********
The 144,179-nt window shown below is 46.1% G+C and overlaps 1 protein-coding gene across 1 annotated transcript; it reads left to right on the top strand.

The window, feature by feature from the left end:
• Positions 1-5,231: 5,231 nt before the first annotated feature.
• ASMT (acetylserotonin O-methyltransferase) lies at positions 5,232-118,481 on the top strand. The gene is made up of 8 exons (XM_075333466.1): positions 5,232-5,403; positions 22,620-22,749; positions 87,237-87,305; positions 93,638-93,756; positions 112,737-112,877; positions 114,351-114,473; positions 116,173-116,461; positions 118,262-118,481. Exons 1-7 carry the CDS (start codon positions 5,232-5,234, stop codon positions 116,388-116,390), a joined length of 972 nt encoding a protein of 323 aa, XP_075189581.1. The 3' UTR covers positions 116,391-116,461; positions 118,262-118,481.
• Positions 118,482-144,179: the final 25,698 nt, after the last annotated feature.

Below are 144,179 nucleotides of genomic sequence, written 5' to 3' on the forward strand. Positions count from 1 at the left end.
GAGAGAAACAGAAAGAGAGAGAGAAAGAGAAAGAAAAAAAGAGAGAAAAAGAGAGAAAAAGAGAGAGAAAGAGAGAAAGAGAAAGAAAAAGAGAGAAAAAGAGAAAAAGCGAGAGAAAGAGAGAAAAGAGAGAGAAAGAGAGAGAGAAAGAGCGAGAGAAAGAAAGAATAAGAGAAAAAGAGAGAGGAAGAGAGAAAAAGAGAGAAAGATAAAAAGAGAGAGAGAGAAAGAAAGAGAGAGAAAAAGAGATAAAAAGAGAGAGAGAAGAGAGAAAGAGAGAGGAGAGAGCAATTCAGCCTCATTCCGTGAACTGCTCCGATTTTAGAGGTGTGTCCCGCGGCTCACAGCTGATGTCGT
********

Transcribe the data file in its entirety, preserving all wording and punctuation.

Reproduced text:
The 144,179-nt window shown below is 46.1% G+C and overlaps 1 protein-coding gene across 1 annotated transcript; it reads left to right on the top strand.

The window, feature by feature from the left end:
• Positions 1-5,231: 5,231 nt before the first annotated feature.
• ASMT (acetylserotonin O-methyltransferase) lies at positions 5,232-118,481 on the top strand. The gene is made up of 8 exons (XM_075333466.1): positions 5,232-5,403; positions 22,620-22,749; positions 87,237-87,305; positions 93,638-93,756; positions 112,737-112,877; positions 114,351-114,473; positions 116,173-116,461; positions 118,262-118,481. Exons 1-7 carry the CDS (start codon positions 5,232-5,234, stop codon positions 116,388-116,390), a joined length of 972 nt encoding a protein of 323 aa, XP_075189581.1. The 3' UTR covers positions 116,391-116,461; positions 118,262-118,481.
• Positions 118,482-144,179: the final 25,698 nt, after the last annotated feature.

Below are 144,179 nucleotides of genomic sequence, written 5' to 3' on the forward strand. Positions count from 1 at the left end.
GAGAGAAACAGAAAGAGAGAGAGAAAGAGAAAGAAAAAAAGAGAGAAAAAGAGAGAAAAAGAGAGAGAAAGAGAGAAAGAGAAAGAAAAAGAGAGAAAAAGAGAAAAAGCGAGAGAAAGAGAGAAAAGAGAGAGAAAGAGAGAGAGAAAGAGCGAGAGAAAGAAAGAATAAGAGAAAAAGAGAGAGGAAGAGAGAAAAAGAGAGAAAGATAAAAAGAGAGAGAGAGAAAGAAAGAGAGAGAAAAAGAGATAAAAAGAGAGAGAGAAGAGAGAAAGAGAGAGGAGAGAGCAATTCAGCCTCATTCCGTGAACTGCTCCGATTTTAGAGGTGTGTCCCGCGGCTCACAGCTGATGTCGT